A Buyer Asks - Why Should I Look at the HOA Documents? What Should I expect to Find?
Not too long ago a first time buyer I was working with asked me "Why should I look at the HOA documents?"
She also wanted to know "What should I expect to find?"
These are excellent questions, and any buyer in Carlsbad or other nearby Southern California communities needs to understand the HOA they are potentially buying into.
Not all communities have an HOA (that's Home Owner's Association), but you can be sure if the property is a condo or PUD (Planned Unit Development) there is an HOA, and you had better understand as much as you can about the HOA, their Rules and Regulations, their financial standing (especially in this market of unpaid HOA dues, liens, short sales and foreclosures) before you move ahead with your purchase.
A huge part of the buying process in California is the due diligence period, and as a buyer you MUST use this time period wisely. Reviewing and understanding the HOA documents is essential in case there are issuesthat would make you decide to not purchase the property.
I am not an attorney so I cannot advise on the legal issues inherent in HOA documents, so seek legal advice if needed. You have a right, as a buyer to ask any questions and review the available information., and you may have some concerns or questions other than those I note below. Mine are intended purely as guidelines and are not an exclusive list of issues to review and consider during your purchase process.
RULES AND REGULATIONS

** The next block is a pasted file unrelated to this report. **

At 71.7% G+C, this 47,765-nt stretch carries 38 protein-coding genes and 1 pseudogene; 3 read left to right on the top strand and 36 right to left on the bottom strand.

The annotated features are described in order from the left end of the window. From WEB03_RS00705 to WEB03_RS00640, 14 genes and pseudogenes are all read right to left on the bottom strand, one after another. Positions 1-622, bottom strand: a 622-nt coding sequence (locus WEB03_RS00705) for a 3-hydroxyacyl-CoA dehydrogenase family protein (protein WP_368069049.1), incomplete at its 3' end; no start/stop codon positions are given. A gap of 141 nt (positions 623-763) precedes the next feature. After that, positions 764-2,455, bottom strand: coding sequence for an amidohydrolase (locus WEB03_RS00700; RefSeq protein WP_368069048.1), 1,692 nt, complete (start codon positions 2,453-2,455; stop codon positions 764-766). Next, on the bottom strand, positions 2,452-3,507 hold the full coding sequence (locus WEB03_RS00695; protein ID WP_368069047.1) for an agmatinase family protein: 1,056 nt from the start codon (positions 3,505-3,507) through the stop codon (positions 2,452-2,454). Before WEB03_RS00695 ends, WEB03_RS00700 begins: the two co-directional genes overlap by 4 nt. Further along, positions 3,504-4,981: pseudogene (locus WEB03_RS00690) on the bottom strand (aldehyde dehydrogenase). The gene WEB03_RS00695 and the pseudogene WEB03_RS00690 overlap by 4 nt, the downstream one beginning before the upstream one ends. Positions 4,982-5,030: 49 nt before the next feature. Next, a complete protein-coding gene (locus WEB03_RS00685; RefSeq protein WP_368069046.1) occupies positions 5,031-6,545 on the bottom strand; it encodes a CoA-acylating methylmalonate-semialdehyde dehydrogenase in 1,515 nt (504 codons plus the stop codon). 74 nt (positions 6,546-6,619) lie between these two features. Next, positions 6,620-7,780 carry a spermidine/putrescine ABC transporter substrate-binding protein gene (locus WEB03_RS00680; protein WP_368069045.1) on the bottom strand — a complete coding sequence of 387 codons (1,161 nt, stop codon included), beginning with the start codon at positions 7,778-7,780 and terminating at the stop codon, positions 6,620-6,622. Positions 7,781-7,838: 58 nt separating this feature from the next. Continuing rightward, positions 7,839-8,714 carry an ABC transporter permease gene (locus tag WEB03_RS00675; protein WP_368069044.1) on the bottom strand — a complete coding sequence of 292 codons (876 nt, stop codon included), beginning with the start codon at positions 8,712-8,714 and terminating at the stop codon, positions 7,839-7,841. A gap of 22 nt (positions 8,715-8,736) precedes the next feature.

Are you OK with the specific rules and regs about pets, parking, improvements, use of the common space, parking (some HOAs do not allow street parking, nor parking of boats or RVs), your responsibilities as a home owner, etc.)
Is the HOA fiscally sound? Are they bringing enough money on a regular basis to cover their costs, expected as well as possible? Is there a substantial reserve for emergencies or they just getting by? Does the budget make sense?
You will want to know how many of the homeowners are delinquent in their monthly dues - if the HOA is not pulling in enough money then they cannot pay all the bills or other homeowners may be asked to up the anty.
Is there any litigation in place, either by the HOA toward a vendor or developer or homeowner, or are they being sued. Litigation makes lenders squirrelly - they often won't lend in a community where there is litigation pending. And depending on what it is it might make you pretty uneasy, too.
BOARD MEETING MINUTES
It's useful to see what actions the board is taking, what issues are brought before the board, the decisions they are making (or not making), and any projected fee increases or special assessments (which can be hefty - would you want to buy a condo if you knew there is a special assessment of $8000 coming?). If there are no minutes, or the Board is not meeting regularly in accordance with the requirements, these are red flags.
This is not an exhaustive list nor intended to provide you with all the information you should investigate or be concerned about. Hopefully it will help in terms of an overview, and will generate other questions you will want to ask the HOA if they are not specifically addressed in the HOA documents you are given.
TIP - you might also check on Facebook and Twitter to see if homeowners are talking about the communitiy in any way, good or bad. You might really get the scoop from the locals.
ADDITIONAL NOTE - it is not uncommon for HOAs to not share information with non-owners. Some of them are very difficult to deal with. The other problem we often see is that it can take a long time to actually get the documents from the HOA, sometimes 2 weeks from teh time they are ordered. So be prepared in your transaction!!